34

In the United States, toilet-training a child typically starts with diapers. An intermediate step is "trainers" or "pull-ups", which are basically diapers with elastic: the kid gets used to the idea that s/he shouldn't just "let go" at any moment, but the absorption is there so that it's not a total disaster if it happens. Finally, when the kid has ...


33

For me, the phrase "Give each of us a pony" means literally "give each of us a gift of a horse." Ponies, as far as I know, are regarded as a status symbol among certain circles. (Imagine a young girl in a well-to-do family requesting her father this for a birthday present). So, for me, saying "give each of us a pony" is equivalent to "give each of us a ...


32

X is "the only child" of his parents, and "an only child" along with Y and Z. Similarly, I am "the" elder child of my parents and "an" elder (and eldest) child along with bunches of other people. One refers to the specific situation; the other refers to the classification. Edited to add: Consider the following examples: "The": Census interviewer: Do ...


32

The original telephone switchboards were literally patch boards: the caller and callee were physically connected with a wire (patch cable) to form a circuit. Photo from here.


31

I found an earlier appearance in the 1904 novel Beverly of Graustark by George Barr McCutcheon. This is on page 39: Even the hills have eyes and ears. The Oxford Dictionary of Proverbs has similar phrases going back a long way, but not "the hills have eyes" specifically. "The fields have eyes and the woods have ears" is used by Chaucer in The ...


30

It stands for "(advanced) skill". There are lots of similar constructions, such as "Script-Fu", "Google-Fu", and so on. Wiktionary has an article on the suffix -fu: Etymology From kung-fu Suffix 1. (slang) Expertise; mastery. My google-fu is weak! Aragorn uses Ranger-fu to figure out that Sam and Frodo have taken a boat.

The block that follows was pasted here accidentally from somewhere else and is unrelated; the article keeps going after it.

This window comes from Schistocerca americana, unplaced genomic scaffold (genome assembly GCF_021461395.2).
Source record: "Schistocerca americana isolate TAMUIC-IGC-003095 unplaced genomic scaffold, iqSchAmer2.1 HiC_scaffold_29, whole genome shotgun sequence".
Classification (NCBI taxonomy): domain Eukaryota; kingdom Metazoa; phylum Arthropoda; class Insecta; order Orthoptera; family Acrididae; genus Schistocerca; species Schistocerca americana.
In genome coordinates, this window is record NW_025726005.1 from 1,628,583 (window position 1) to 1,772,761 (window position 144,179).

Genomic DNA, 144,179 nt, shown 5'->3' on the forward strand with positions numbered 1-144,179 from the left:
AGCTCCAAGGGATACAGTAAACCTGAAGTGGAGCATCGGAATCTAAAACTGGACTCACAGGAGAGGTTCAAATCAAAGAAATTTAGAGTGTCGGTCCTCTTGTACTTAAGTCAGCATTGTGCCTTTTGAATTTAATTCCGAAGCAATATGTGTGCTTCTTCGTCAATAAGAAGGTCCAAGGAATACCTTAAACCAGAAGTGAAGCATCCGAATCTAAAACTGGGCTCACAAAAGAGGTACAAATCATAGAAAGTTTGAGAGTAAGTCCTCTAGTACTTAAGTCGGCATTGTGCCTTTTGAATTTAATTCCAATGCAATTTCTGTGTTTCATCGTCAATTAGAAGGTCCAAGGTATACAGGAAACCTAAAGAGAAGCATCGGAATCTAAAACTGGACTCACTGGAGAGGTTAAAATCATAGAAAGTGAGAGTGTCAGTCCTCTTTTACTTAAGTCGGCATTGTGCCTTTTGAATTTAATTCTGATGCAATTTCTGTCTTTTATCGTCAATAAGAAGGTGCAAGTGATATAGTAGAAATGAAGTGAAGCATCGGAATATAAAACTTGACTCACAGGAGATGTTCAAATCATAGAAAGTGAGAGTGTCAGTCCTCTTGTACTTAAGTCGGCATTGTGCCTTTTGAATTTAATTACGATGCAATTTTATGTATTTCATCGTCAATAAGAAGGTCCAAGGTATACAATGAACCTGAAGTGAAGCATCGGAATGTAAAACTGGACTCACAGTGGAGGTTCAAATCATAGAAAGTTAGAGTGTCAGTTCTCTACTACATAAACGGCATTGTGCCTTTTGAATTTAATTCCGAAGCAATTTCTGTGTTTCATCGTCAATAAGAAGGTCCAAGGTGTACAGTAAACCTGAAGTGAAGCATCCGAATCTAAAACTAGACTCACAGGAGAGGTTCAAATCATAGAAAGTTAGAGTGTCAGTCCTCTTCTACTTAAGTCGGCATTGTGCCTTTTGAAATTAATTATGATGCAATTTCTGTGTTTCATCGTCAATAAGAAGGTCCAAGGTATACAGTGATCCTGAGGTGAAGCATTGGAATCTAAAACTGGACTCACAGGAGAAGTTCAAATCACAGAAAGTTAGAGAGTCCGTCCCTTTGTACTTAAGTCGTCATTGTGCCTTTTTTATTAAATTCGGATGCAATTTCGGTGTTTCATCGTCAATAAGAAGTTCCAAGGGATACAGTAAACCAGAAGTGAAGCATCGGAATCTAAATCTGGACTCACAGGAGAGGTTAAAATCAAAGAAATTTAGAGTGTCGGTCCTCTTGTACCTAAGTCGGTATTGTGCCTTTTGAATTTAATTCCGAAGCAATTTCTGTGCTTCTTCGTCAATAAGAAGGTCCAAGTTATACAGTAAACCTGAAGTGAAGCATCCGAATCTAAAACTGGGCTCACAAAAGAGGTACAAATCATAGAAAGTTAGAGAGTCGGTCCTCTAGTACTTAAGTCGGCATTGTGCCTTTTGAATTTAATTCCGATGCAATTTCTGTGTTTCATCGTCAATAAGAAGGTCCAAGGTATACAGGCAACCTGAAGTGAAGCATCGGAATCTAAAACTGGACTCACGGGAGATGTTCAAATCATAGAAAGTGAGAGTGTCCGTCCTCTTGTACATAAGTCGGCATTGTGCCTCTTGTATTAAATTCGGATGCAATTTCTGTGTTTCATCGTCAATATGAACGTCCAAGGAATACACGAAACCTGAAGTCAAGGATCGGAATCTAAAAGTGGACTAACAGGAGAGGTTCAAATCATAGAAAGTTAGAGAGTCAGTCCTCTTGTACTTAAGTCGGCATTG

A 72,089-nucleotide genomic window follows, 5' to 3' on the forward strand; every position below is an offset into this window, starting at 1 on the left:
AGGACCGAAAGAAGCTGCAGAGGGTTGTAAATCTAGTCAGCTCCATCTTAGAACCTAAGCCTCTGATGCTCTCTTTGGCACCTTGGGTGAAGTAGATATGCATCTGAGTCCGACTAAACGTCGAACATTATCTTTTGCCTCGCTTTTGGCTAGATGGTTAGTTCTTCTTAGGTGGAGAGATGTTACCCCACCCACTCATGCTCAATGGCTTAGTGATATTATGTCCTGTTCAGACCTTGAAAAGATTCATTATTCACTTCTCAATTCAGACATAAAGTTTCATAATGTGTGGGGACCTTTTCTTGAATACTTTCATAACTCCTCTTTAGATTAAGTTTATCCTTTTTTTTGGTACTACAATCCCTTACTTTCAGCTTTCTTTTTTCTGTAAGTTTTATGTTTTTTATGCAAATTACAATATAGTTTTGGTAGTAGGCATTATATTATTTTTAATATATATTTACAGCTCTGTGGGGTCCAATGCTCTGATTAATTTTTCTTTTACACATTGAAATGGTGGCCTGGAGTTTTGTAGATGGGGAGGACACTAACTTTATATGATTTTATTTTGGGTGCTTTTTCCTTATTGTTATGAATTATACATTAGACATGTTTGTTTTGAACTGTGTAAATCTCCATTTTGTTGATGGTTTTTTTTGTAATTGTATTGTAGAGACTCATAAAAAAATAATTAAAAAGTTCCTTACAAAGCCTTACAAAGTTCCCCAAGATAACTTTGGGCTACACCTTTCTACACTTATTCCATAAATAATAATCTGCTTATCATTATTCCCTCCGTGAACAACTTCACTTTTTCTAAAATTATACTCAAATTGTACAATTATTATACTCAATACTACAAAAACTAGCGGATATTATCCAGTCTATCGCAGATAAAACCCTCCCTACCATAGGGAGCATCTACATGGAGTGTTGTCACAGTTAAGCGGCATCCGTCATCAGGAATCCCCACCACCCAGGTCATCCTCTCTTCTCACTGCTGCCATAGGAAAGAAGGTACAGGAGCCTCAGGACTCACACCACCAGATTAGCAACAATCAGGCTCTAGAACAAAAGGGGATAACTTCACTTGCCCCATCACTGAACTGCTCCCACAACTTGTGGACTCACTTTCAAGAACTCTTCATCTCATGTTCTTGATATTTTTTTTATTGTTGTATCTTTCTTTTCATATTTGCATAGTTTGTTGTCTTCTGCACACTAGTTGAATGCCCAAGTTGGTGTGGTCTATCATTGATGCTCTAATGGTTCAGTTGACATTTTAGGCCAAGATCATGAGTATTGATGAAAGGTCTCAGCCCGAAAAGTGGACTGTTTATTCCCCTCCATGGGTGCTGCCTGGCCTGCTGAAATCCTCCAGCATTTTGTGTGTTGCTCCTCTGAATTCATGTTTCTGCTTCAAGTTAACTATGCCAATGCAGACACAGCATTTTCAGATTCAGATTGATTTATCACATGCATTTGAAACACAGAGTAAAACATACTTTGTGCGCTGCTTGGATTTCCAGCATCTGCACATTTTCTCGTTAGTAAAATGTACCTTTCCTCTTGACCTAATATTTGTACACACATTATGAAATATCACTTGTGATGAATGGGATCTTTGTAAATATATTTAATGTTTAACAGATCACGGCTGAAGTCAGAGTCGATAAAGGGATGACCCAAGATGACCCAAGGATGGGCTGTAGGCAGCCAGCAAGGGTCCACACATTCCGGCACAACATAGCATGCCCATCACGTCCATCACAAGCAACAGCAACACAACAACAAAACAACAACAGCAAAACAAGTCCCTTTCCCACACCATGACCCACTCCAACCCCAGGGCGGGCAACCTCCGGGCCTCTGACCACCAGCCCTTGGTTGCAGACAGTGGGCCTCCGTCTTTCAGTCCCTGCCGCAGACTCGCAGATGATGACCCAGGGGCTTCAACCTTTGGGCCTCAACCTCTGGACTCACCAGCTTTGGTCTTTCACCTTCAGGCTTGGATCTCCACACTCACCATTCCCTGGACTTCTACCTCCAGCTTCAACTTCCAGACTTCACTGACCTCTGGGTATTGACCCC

30

Yes, "my bad" is a proper English phrase. It is an apology; when you say "my bad", you're basically saying, "I admit a mistake" or "my fault, sorry for that". Wiktionary says: (colloquial) (idiomatic) My fault; mea culpa. Yes, I realize the humvee isn't supposed to be parked in the heirloom flowerbed. My bad. It also links to this Language ...


30

This is like "it's better to buy insurance and not need it (than it is to not have insurance and need it)." In this phrase, being safe requires effort to be in that condition, but the effort is small compared to what loss might occur if that effort weren't made. Examples are: It's better to check behind your car every time you back out of your driveway, ...


29

TV Tropes call it "My Friends And Zoidberg" trope: http://tvtropes.org/pmwiki/pmwiki.php/Main/MyFriendsAndZoidberg A standard comedy trope which, at its core, takes the form: "Group A ... and Bob." It is often expanded to mention two or more groups: "Ladies, Gentlemen ... and Bob." In either version, Bob is already expected ...


29

Bats are known for their impressive hearing, so that could be an option, while owls also have excellent hearing ability. However, the animal with the best hearing is the Greater Wax Moth, which can hear sound frequencies of up to 300,000 Hz. In comparison, most humans can only hear up to 20,000 Hz. However, I don't think She has the ears of a greater ...